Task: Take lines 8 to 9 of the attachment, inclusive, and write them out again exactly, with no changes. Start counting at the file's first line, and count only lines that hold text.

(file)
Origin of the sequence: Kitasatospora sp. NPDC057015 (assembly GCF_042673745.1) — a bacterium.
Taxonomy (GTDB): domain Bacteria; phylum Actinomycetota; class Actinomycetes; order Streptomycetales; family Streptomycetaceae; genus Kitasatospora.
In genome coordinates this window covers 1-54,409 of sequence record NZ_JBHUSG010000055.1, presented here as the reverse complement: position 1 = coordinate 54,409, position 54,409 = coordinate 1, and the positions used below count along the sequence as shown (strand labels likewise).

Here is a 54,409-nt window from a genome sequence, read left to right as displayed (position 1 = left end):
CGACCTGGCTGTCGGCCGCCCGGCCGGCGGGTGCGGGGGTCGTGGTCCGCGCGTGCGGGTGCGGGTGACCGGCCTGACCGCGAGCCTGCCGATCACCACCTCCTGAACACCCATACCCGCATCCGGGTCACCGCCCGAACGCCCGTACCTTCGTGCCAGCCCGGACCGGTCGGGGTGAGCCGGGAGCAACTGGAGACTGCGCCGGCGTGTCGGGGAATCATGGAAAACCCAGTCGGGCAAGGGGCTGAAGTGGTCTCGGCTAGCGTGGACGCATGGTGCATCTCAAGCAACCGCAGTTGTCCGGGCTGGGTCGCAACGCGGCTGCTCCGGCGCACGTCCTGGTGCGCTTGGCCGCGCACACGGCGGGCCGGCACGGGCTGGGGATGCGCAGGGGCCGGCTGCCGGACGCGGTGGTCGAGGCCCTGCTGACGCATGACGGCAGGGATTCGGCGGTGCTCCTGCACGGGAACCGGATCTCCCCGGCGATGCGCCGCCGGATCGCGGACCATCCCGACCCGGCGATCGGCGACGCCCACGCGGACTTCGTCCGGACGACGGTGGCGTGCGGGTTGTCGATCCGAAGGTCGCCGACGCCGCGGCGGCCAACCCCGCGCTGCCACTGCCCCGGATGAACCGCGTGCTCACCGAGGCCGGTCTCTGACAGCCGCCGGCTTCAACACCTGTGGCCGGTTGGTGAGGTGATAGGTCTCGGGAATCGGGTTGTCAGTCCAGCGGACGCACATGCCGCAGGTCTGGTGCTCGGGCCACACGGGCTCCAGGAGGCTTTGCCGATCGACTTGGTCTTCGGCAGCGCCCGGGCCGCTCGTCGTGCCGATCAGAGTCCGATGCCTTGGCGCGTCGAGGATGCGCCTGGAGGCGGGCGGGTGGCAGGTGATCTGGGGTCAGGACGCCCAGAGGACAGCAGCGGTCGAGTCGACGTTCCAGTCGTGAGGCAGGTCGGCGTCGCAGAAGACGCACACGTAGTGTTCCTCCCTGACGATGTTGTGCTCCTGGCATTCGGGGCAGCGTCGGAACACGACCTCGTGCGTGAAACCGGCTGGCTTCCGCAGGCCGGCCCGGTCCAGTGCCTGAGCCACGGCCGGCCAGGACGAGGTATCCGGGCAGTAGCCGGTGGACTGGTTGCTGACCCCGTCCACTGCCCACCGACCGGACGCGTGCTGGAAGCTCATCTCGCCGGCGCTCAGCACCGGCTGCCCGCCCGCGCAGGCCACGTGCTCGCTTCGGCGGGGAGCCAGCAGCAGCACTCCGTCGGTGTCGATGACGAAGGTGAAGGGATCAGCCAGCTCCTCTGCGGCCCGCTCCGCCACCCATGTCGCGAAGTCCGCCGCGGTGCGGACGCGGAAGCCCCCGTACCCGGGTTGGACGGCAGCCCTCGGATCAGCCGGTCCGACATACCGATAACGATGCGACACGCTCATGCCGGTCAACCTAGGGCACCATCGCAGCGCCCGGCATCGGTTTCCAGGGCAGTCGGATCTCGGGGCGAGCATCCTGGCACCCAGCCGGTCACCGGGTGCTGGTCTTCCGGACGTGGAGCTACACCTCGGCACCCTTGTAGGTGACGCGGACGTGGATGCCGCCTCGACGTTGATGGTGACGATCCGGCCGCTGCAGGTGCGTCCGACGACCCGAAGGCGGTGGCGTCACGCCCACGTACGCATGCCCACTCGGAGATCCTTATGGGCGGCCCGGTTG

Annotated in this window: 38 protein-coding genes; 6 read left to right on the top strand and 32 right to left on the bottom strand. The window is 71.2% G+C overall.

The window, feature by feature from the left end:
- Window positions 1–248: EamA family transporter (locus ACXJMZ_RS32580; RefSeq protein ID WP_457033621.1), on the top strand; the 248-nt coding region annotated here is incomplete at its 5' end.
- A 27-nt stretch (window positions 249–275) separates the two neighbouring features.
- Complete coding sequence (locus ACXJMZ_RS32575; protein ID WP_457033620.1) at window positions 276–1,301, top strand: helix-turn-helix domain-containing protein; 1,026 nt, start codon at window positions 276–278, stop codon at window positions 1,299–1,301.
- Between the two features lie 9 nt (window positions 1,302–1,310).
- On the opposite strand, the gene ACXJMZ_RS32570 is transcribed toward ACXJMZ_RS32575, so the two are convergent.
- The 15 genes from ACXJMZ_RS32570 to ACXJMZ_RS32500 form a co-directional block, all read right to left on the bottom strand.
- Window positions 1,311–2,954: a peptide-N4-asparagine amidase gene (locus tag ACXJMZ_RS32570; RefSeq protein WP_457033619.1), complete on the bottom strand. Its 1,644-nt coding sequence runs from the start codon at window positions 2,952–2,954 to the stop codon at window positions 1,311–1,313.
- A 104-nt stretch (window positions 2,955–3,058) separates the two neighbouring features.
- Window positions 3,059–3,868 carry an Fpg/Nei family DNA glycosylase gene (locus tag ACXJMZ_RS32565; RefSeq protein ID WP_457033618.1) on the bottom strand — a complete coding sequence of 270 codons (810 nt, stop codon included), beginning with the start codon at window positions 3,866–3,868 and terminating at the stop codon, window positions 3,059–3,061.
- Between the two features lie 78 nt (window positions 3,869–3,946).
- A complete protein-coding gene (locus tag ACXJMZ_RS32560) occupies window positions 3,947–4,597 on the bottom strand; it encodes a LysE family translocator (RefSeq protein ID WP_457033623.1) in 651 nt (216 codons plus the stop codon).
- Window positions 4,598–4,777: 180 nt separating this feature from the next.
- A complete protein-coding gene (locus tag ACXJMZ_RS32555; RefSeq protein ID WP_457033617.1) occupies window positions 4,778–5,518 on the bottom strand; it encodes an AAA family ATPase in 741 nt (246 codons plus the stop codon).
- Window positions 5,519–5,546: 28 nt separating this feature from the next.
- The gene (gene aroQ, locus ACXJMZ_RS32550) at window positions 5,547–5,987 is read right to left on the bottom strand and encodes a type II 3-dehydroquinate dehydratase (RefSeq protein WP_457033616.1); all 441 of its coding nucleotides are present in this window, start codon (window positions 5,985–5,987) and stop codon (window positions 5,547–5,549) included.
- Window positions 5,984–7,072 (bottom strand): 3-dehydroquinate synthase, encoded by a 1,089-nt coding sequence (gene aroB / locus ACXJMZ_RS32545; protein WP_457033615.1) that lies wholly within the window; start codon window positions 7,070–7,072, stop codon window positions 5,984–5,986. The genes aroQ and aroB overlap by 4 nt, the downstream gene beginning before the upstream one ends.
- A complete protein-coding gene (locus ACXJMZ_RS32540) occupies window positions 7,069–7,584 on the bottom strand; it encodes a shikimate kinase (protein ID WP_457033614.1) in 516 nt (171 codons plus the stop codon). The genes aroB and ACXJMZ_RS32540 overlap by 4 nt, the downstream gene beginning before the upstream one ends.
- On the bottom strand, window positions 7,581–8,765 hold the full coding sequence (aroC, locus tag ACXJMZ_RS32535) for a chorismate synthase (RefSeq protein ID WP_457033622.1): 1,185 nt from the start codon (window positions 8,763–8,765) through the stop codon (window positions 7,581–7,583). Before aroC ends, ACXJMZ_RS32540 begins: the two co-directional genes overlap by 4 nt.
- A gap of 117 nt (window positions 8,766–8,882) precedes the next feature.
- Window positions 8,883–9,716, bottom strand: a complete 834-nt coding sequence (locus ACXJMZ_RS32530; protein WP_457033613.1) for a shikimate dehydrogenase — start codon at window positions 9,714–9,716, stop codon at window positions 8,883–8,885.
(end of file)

- Window positions 1–248: EamA family transporter (locus ACXJMZ_RS32580; RefSeq protein ID WP_457033621.1), on the top strand; the 248-nt coding region annotated here is incomplete at its 5' end.
- A 27-nt stretch (window positions 249–275) separates the two neighbouring features.